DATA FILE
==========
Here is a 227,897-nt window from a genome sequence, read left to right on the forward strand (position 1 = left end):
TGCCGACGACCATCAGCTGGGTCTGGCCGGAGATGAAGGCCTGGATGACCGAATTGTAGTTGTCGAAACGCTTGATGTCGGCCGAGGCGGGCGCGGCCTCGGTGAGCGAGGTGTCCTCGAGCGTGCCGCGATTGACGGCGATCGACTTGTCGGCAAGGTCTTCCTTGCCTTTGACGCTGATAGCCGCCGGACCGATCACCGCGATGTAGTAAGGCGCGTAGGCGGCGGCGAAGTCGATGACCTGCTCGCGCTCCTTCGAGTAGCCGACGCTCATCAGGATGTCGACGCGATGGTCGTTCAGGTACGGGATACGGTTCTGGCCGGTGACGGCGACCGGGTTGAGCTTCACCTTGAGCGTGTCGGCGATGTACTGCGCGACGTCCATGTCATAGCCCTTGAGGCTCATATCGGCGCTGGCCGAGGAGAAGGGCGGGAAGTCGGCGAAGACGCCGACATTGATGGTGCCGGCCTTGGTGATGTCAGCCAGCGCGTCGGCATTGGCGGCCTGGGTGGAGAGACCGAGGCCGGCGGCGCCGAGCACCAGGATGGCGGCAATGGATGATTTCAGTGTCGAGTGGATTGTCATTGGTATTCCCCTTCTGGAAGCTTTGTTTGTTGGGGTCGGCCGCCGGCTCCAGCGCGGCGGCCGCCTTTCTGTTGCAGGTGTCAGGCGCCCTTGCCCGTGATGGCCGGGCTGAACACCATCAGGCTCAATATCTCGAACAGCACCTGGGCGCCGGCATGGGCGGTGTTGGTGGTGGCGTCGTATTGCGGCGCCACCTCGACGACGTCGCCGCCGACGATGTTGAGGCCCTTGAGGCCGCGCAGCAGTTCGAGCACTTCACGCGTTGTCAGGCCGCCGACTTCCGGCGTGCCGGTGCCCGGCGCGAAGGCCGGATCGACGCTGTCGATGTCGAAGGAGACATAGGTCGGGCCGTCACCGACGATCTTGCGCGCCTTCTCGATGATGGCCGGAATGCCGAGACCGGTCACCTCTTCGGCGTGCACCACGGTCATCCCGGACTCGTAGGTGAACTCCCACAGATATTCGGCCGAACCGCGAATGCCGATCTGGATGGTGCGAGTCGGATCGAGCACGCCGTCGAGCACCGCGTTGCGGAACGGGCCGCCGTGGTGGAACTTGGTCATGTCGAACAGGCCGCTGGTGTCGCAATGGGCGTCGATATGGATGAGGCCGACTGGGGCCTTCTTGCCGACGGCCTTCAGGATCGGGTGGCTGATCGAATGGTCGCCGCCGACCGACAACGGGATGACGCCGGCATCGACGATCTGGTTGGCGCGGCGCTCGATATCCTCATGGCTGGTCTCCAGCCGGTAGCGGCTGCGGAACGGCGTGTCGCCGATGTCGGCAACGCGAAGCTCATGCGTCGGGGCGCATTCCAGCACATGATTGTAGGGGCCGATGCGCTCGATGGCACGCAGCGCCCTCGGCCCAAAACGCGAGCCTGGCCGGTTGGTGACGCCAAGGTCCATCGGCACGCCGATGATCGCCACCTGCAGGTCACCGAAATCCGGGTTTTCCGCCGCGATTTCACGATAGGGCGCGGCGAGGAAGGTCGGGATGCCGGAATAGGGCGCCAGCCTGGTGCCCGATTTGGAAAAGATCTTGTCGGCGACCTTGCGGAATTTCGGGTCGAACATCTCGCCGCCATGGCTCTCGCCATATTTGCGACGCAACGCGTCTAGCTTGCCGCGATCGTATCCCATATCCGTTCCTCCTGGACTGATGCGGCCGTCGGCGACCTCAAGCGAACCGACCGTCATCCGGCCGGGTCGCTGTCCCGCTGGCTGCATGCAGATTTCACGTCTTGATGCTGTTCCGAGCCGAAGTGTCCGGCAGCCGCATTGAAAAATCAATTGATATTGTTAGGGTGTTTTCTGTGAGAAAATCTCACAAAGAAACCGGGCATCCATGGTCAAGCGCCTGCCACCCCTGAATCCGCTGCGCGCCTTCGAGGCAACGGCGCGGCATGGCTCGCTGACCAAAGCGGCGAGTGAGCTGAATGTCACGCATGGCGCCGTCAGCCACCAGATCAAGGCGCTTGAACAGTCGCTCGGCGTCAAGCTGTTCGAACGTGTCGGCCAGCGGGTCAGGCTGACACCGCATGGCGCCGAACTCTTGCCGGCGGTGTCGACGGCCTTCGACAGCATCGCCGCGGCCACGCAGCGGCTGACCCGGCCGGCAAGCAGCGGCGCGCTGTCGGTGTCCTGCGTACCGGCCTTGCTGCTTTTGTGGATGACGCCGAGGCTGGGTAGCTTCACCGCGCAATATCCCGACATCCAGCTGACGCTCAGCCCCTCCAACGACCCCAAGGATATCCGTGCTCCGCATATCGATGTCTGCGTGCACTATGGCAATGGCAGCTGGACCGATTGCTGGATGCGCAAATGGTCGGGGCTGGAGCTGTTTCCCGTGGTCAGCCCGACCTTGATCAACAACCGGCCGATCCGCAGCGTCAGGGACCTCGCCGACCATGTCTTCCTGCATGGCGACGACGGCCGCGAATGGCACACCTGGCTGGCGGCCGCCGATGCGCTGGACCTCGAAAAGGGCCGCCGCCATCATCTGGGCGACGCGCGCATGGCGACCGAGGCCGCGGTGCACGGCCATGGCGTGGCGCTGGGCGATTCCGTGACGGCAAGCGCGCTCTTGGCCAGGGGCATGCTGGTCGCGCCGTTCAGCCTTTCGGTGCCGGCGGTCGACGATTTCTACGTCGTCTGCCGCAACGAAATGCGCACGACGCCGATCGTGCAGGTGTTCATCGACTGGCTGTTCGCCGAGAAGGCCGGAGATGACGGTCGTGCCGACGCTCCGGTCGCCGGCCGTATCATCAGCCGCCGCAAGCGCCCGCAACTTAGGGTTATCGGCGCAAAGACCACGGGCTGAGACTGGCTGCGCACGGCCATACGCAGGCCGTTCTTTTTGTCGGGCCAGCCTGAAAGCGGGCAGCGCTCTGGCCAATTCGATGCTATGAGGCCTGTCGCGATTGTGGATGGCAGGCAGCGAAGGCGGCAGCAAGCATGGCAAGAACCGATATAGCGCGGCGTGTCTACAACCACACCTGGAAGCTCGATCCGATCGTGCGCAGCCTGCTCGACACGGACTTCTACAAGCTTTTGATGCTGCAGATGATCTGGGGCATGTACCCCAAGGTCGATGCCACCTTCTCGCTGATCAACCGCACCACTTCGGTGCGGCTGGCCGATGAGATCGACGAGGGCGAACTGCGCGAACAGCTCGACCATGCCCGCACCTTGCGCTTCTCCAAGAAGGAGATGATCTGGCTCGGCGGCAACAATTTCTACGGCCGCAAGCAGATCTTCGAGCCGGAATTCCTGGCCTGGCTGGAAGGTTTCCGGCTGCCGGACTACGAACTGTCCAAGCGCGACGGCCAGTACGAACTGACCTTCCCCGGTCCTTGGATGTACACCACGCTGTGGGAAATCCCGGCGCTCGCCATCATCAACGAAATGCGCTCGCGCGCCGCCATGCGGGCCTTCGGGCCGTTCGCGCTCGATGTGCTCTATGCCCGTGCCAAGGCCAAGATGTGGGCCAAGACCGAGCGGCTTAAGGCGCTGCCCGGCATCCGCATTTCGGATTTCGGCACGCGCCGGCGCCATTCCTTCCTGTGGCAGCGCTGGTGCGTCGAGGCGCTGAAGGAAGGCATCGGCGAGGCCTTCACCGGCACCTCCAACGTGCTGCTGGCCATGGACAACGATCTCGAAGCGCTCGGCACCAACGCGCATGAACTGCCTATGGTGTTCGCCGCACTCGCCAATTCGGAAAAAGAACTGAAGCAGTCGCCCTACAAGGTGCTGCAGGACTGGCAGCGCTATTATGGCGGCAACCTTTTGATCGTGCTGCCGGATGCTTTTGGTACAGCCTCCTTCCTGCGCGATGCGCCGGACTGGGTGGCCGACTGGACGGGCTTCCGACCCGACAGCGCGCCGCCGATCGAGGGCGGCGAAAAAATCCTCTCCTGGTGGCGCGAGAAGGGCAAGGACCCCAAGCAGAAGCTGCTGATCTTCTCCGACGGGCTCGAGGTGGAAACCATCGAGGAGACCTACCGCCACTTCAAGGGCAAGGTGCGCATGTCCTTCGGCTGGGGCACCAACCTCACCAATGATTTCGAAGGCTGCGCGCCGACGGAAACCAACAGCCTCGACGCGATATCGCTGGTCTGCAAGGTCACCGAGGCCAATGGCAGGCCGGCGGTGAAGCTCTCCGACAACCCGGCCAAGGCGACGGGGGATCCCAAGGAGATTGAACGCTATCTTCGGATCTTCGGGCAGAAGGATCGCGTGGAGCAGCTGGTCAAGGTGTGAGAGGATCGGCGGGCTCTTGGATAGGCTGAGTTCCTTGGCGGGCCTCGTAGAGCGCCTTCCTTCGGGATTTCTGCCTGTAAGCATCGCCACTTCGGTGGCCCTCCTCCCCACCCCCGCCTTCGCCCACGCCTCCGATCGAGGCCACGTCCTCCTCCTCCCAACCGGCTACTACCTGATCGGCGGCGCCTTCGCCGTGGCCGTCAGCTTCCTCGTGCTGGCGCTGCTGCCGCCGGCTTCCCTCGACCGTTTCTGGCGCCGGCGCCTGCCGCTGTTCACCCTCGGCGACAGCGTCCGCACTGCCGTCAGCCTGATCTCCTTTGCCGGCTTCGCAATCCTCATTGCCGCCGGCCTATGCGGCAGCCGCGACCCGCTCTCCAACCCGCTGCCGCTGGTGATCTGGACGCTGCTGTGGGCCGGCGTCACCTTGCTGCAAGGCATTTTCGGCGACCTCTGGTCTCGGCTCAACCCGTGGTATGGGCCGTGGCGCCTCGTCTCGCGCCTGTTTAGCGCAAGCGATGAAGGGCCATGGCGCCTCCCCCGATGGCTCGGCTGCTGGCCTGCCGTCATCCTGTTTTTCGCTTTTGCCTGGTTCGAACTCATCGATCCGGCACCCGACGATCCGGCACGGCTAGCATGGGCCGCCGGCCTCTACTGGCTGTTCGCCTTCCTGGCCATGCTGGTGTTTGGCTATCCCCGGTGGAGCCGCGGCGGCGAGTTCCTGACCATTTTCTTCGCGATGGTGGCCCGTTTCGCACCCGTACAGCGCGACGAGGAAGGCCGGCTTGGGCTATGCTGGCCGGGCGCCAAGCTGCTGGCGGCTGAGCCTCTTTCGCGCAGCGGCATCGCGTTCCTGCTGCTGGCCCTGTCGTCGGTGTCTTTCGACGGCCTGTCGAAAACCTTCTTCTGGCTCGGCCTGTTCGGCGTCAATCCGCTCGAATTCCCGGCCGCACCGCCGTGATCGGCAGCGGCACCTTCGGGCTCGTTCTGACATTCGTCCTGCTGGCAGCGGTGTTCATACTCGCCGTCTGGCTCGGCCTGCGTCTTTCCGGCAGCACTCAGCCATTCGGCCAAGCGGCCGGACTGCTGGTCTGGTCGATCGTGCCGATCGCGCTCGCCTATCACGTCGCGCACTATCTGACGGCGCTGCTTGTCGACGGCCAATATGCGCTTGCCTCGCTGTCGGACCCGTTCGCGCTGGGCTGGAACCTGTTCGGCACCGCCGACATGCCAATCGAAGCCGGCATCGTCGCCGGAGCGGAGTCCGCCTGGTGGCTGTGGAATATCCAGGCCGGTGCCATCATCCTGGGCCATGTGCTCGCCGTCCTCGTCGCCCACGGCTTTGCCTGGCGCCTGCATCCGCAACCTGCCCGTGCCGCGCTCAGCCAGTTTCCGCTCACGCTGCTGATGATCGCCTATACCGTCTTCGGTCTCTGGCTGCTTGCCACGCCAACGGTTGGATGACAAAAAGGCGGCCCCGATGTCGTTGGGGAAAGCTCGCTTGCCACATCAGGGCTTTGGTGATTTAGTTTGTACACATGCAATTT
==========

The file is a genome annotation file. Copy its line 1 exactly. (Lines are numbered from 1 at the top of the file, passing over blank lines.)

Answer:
Here is a 227,897-nt window from a genome sequence, read left to right on the forward strand (position 1 = left end):